Natural History of Chronic Urticaria (NHCU)

This study has been completed.
Sponsor:
Information provided by (Responsible Party):
Orathai Piboonpocanun, Mahidol University
ClinicalTrials.gov Identifier:
NCT01284426
First received: January 20, 2011
Last updated: December 30, 2015
Last verified: December 2015
  Purpose
The purpose of this study is to examine the natural history of chronic urticaria in children and to identify the predictors for chronic urticaria remission.

Condition
Chronic Urticaria

Study Type: Observational
Study Design: Observational Model: Cohort
Time Perspective: Prospective
Official Title: The Natural History of Chronic Urticaria in Childhood: A Prospective Study

Resource links provided by NLM:


Further study details as provided by Mahidol University:

Primary Outcome Measures:
  • Duration of Urticaria Until Remission Since Chronic Urticaria Was Diagnosed. [ Time Frame: 6 years ] [ Designated as safety issue: Yes ]

    Remission rates at 1, 3 and 5 years after the onset of symptoms of chronic urticaria.

    Description in details:

    Actually, this study have been started in March 2003 and finally done in March 2009, which would be totally 6 years. We eventually decided to report the rate of CU remissions only at 1, 3 and 5 years after the onset of symptoms because this would be the common interval time of CU symptoms that patients needed to know how long they should have those CU symptoms or how many of them would go away their symptoms within 1, 3 or 5 years. Another reason is that the remission rate of CU between 5 and 6 years was not significantly different, so it might not need to be reported.



Enrollment: 94
Study Start Date: March 2003
Study Completion Date: March 2009
Primary Completion Date: March 2009 (Final data collection date for primary outcome measure)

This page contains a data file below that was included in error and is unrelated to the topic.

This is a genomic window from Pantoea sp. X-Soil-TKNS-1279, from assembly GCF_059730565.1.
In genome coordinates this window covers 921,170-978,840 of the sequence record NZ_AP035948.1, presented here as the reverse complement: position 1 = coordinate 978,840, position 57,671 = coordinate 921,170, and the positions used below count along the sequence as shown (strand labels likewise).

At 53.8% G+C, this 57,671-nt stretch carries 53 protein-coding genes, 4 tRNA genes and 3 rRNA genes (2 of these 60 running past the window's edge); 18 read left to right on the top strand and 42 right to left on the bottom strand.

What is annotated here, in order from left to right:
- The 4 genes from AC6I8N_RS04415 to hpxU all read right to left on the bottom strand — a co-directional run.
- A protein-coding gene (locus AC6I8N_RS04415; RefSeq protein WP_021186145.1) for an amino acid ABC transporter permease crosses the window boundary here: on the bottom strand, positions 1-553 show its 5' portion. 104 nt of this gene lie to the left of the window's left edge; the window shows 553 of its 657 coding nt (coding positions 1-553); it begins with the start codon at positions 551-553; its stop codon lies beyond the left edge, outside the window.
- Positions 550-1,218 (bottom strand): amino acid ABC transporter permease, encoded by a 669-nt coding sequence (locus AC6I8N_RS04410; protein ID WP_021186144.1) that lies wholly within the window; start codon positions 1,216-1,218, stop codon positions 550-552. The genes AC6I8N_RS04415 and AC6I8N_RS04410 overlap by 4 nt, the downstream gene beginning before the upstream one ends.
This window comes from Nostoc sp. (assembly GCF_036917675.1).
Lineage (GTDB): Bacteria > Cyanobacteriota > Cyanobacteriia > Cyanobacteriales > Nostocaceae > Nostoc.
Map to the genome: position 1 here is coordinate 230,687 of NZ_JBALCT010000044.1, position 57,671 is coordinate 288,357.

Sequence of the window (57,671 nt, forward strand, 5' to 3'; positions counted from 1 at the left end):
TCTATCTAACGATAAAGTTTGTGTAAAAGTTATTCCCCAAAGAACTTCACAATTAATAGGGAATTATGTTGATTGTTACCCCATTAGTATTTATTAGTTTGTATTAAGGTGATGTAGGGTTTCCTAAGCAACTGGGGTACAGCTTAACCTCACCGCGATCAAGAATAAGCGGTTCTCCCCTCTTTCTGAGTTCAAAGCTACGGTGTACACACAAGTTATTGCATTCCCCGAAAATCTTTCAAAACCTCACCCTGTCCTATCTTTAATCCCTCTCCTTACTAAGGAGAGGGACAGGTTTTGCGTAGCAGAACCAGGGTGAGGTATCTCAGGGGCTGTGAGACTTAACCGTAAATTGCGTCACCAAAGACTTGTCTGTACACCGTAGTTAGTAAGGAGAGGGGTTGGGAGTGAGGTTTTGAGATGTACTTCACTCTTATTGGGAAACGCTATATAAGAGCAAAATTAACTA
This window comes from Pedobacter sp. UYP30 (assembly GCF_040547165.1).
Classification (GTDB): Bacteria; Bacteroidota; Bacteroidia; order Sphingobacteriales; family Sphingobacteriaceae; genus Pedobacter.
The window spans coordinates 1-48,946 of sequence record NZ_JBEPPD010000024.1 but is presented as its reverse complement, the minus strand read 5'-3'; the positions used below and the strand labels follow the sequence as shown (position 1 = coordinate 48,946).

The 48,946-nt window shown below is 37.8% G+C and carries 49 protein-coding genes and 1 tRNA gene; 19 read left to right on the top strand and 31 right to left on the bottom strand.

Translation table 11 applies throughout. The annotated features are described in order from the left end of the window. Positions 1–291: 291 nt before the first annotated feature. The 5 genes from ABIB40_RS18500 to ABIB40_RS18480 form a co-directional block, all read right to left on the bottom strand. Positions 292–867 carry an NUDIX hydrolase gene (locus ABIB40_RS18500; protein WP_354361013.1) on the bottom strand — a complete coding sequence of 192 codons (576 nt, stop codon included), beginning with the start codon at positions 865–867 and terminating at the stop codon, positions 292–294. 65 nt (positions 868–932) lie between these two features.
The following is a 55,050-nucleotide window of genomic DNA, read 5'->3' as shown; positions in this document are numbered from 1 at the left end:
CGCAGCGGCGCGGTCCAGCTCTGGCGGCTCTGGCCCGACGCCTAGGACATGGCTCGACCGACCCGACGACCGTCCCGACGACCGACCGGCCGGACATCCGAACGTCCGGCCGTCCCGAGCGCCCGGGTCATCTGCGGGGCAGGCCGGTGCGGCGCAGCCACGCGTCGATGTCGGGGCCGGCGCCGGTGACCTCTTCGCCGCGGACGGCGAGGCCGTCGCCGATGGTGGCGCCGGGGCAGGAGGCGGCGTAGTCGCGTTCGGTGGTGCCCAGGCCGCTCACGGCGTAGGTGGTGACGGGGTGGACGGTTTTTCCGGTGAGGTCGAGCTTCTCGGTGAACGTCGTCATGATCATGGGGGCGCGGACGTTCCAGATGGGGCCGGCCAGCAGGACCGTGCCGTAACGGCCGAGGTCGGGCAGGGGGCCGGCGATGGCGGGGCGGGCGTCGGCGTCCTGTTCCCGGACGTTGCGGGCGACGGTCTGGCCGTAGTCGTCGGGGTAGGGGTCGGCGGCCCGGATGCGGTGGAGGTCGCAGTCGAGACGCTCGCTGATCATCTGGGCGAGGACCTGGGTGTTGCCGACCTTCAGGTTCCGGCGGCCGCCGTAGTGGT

Groups/Cohorts
Chronic urticaria
Chronic urticaria, Natural history

Detailed Description:
A Prospective cohort study of 92 children who were diagnosed with chronic urticaria to investigate the natural course of chronic urticaria and to identify predictors of disease remission.
  Eligibility

Ages Eligible for Study:   4 Years to 15 Years   (Child)
Genders Eligible for Study:   Both
Accepts Healthy Volunteers:   No
Sampling Method:   Non-Probability Sample
Study Population
Pediatric allergy clinic, Siriraj Hospital Mahidol University, Thailand, Children 4-15 years of age with chronic urticaria.
Criteria

Inclusion Criteria:

  • Children 4-15 years of age with the diagnosis of chronic urticaria who were attending the pediatric allergy clinic, Siriraj Hospital Mahidol University, Thailand, from March 2003 to March 2009.

Exclusion Criteria:

  • Children who had isolated physical urticaria, inability to be followed up, pregnancy, underlying diseases such as cardiovascular, hepatobiliary, and renal diseases.
  Contacts and Locations
Choosing to participate in a study is an important personal decision. Talk with your doctor and family members or friends about deciding to join a study. To learn more about this study, you or your doctor may contact the study research staff using the Contacts provided below. For general information, see Learn About Clinical Studies.

Please refer to this study by its ClinicalTrials.gov identifier: NCT01284426

Locations
Thailand
Division of Allergy and Immunology, Department of Pediatrics, Faculty of Medicine, Siriraj Hospital, Mahidol University
Bangkok, Thailand, 10700
Sponsors and Collaborators
Mahidol University
Investigators
Principal Investigator: Orathai Piboonpocanun, Prof. Siriraj Hospital
  More Information

Additional Information:
Publications:
Responsible Party: Orathai Piboonpocanun, Prof., Mahidol University
ClinicalTrials.gov Identifier: NCT01284426     History of Changes
Other Study ID Numbers: 374/2551(EC3) 
Study First Received: January 20, 2011
Results First Received: August 21, 2015
Last Updated: December 30, 2015
Health Authority: Thailand: Ethical Committee

Keywords provided by Mahidol University:
Chronic urticaria
Natural course
Remission

Additional relevant MeSH terms:
Urticaria
Skin Diseases, Vascular
Skin Diseases
Hypersensitivity, Immediate
Hypersensitivity
Immune System Diseases

ClinicalTrials.gov processed this record on August 22, 2016